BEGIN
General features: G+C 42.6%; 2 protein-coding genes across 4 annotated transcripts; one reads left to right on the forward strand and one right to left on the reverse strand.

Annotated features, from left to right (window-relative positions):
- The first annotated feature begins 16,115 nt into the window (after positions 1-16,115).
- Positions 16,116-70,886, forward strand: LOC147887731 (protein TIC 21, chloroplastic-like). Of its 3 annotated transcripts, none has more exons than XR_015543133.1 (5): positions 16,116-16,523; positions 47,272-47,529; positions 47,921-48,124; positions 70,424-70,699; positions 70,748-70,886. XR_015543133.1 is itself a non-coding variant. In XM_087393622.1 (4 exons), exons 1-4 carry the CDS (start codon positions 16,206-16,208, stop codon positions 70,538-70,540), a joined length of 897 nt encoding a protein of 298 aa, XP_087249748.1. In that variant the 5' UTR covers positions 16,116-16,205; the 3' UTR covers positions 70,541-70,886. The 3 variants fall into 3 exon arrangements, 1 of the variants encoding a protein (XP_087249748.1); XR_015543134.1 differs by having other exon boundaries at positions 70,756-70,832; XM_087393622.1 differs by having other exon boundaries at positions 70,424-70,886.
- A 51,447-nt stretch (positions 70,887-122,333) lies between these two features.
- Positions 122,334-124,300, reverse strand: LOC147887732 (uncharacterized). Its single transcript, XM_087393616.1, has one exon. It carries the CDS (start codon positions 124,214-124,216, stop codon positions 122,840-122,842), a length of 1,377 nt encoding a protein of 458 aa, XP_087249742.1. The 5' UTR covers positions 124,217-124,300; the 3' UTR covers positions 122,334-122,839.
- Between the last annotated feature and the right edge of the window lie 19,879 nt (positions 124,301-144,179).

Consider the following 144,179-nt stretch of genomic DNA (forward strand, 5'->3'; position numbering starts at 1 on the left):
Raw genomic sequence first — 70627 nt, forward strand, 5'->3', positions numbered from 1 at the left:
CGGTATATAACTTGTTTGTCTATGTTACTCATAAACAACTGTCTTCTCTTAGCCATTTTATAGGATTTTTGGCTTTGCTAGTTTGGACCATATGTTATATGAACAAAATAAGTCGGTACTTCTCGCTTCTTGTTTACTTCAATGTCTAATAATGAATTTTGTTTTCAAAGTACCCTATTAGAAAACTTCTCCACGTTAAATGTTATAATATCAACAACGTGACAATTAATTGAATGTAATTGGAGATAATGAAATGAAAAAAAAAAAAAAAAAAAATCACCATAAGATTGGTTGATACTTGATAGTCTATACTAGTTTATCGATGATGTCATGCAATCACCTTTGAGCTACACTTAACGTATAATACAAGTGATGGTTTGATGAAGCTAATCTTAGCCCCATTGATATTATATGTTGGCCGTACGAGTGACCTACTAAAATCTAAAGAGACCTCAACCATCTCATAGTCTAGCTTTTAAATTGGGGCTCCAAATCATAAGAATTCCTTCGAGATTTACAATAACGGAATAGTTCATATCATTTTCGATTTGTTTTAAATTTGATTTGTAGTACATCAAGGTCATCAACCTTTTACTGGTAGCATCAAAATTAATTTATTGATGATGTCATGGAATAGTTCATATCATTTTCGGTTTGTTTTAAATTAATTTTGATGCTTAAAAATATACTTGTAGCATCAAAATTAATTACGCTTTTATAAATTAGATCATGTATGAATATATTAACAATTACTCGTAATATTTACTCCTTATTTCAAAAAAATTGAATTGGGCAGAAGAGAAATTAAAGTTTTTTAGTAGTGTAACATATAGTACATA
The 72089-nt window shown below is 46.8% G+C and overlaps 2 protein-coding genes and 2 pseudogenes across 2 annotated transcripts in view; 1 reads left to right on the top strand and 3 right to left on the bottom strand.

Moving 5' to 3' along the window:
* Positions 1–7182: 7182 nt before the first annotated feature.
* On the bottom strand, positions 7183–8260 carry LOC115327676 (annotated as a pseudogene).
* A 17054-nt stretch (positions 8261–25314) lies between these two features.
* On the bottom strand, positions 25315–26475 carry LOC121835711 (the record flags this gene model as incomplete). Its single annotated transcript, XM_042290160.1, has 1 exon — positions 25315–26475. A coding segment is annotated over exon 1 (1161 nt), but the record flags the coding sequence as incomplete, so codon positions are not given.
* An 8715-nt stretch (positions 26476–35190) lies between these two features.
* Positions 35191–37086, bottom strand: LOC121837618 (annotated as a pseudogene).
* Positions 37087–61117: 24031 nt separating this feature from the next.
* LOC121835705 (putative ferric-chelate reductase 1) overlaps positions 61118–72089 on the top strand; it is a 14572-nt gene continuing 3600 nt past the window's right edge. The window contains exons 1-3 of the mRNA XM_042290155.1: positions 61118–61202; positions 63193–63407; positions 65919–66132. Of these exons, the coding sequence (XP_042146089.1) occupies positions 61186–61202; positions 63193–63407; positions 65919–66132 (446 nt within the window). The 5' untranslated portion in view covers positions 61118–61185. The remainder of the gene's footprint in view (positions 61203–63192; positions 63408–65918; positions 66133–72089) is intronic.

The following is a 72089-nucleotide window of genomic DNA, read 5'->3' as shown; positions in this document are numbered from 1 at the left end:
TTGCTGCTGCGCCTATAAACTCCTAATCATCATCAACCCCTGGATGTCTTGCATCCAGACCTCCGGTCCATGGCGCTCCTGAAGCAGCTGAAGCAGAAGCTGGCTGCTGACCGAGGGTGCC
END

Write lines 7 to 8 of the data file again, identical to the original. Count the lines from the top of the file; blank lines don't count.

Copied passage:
- Between the last annotated feature and the right edge of the window lie 19,879 nt (positions 124,301-144,179).

Consider the following 144,179-nt stretch of genomic DNA (forward strand, 5'->3'; position numbering starts at 1 on the left):